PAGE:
(Medical Xpress)—A team of British and Dutch researchers working out of Princess Anne Hospital in the UK have found evidence to suggest that the reason some women experience multiple miscarriages is because their wombs allow non-viable embryos to attach to the uterine wall long enough to pass a pregnancy test. The team says this new research, which they describe in their paper published in PLoS ONE, turns on its head conventional thinking that suggests women who miscarry multiple times are somehow rejecting embryos due to immunological issues.
For years, conventional thinking has suggested that women who experienced multiple miscarriages did so because their immune systems found an embryo to be a foreign body and went on the attack. Such thinking has led to feelings of failure in many women and the many emotional issues it entailed. This new research shows that, at least in some cases, it's quite the opposite. Rather than their bodies failing them, women who miscarry multiple times might be super fertile; their wombs attempt to carry embryos whether they are healthy enough to survive to term, or not.
To better understand what might be happening, the researchers enlisted two groups of female volunteers; women with a history of miscarriages, and women with no history of miscarriages. Both groups allowed eggs to be harvested from their bodies which were subsequently inseminated to create embryos. Each woman also had cells from her uterus harvested as well. The team placed the embryos in a container with a channel in it that led to the cells from the uterus then watched to see which group of cells grew towards the embryo, emulating that process that occurs inside the womb.
The team found that the cells from the group of women with a history of miscarriages grew towards the embryo in virtually all cases, while those from the group that did not have such a history did so only when the embryo appeared to be of high quality. If low quality embryos were allowed to attach to the uterine wall inside of a woman, the result would likely be a miscarriage.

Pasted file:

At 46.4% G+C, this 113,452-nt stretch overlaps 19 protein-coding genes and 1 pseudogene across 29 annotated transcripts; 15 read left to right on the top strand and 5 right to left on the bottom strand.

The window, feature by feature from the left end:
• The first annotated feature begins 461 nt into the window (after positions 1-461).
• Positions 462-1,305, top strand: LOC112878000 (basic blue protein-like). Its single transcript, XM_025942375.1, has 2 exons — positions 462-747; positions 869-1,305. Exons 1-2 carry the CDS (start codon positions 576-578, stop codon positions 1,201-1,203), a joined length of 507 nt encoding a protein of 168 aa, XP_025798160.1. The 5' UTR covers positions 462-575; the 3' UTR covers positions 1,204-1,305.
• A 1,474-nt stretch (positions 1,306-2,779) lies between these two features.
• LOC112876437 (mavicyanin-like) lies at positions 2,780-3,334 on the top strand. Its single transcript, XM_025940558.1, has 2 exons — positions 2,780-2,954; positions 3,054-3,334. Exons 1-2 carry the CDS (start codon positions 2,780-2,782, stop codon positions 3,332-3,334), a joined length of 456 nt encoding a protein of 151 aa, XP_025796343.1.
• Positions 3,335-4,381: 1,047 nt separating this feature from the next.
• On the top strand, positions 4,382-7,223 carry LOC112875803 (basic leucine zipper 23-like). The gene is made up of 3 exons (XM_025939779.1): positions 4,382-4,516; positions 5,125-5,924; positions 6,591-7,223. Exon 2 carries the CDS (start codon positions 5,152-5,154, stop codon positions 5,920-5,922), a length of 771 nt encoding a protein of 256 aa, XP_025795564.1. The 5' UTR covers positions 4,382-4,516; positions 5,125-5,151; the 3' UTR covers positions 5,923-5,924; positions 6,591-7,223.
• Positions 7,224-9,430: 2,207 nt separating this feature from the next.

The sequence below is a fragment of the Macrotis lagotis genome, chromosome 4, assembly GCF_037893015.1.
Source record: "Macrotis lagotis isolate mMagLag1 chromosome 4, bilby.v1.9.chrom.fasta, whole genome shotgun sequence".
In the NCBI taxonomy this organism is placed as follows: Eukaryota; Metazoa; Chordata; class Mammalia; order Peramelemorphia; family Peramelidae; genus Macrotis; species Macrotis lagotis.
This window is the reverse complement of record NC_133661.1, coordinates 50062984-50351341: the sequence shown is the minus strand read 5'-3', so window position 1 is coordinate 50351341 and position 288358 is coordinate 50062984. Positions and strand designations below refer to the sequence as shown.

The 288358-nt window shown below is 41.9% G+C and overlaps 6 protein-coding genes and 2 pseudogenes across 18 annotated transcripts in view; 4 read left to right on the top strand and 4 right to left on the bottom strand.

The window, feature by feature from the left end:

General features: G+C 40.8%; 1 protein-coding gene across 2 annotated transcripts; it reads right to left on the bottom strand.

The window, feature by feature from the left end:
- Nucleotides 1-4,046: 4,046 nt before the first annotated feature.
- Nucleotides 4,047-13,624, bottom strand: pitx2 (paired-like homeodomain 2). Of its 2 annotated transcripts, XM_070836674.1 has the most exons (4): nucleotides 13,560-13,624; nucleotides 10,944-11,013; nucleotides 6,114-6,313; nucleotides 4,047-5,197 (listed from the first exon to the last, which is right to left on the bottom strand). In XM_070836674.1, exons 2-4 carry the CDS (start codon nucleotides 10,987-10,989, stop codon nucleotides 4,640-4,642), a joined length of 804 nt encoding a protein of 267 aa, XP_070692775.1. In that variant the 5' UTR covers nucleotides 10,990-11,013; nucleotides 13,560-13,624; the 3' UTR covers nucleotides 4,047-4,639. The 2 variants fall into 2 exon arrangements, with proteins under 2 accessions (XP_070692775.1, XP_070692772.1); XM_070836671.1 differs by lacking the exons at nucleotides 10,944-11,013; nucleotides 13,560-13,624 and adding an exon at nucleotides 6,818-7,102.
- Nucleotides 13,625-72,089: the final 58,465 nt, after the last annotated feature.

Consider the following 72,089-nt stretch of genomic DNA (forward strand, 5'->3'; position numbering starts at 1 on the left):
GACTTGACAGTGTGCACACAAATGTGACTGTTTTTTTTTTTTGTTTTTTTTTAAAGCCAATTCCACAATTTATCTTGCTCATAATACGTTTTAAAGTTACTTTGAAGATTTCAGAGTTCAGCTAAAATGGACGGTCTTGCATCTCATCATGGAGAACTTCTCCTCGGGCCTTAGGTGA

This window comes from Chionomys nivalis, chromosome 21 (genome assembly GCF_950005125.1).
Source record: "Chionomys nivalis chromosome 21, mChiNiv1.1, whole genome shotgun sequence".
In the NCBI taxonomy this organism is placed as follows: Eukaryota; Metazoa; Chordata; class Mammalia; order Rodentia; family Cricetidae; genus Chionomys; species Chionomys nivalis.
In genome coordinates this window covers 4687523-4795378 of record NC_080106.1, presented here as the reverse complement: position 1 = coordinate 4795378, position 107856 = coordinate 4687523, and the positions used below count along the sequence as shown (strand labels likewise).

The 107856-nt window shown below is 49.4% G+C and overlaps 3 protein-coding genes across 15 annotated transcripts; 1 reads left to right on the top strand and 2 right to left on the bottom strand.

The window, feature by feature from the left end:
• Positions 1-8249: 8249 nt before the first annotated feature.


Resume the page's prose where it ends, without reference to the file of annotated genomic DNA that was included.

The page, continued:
The researchers say that it appears likely that now some instances of multiple miscarriages can be attributed to this super fertility in women, and thus a search will begin to find a less invasive way to test other women with such a history and then to see if there is a way to cause a discerning ability to come about as it does with women with no such history. In the meantime, they say, women can stop feeling like failures if they miscarry multiple times, instead it appears they might just be overachievers.
Explore further: Engineering bouncing babies, one at a time
More information: Weimar CHE, Kavelaars A, Brosens JJ, Gellersen B, de Vreeden-Elbertse JMT, et al. (2012) Endometrial Stromal Cells of Women with Recurrent Miscarriage Fail to Discriminate between High- and Low-Quality Human Embryos. PLoS ONE 7(7): e41424. doi:10.1371/journal.pone.0041424
The aetiology of recurrent miscarriage (RM) remains largely unexplained. Women with RM have a shorter time to pregnancy interval than normally fertile women, which may be due to more frequent implantation of non-viable embryos. We hypothesized that human endometrial stromal cells (H-EnSCs) of women with RM discriminate less effectively between high-and low-quality human embryos and migrate more readily towards trophoblast spheroids than H-EnSCs of normally fertile women.
Monolayers of decidualized H-EnSCs were generated from endometrial biopsies of 6 women with RM and 6 fertile controls. Cell-free migration zones were created and the effect of the presence of a high-quality (day 5 blastocyst, n = 13), a low-quality (day 5 blastocyst with three pronuclei or underdeveloped embryo, n = 12) or AC-1M88 trophoblast cell line spheroid on H-ESC migratory activity was analyzed after 18 hours. In the absence of a spheroid or embryo, migration of H-EnSCs from fertile or RM women was similar. In the presence of a low-quality embryo in the zone, the migration of H-EnSCs of control women was inhibited compared to the basal migration in the absence of an embryo (P<0.05) and compared to the migration in the presence of high-quality embryo (p<0.01). Interestingly, the migratory response H-EnSCs of women with RM did not differ between high- and low-quality embryos. Furthermore, in the presence of a spheroid their migration was enhanced compared to the H-EnSCs of controls (p<0.001).
H-EnSCs of fertile women discriminate between high- and low-quality embryos whereas H-EnSCs of women with RM fail to do so. H-EnSCs of RM women have a higher migratory response to trophoblast spheroids. Future studies will focus on the mechanisms by which low-quality embryos inhibit the migration of H-EnSCs and how this is deregulated in women with RM.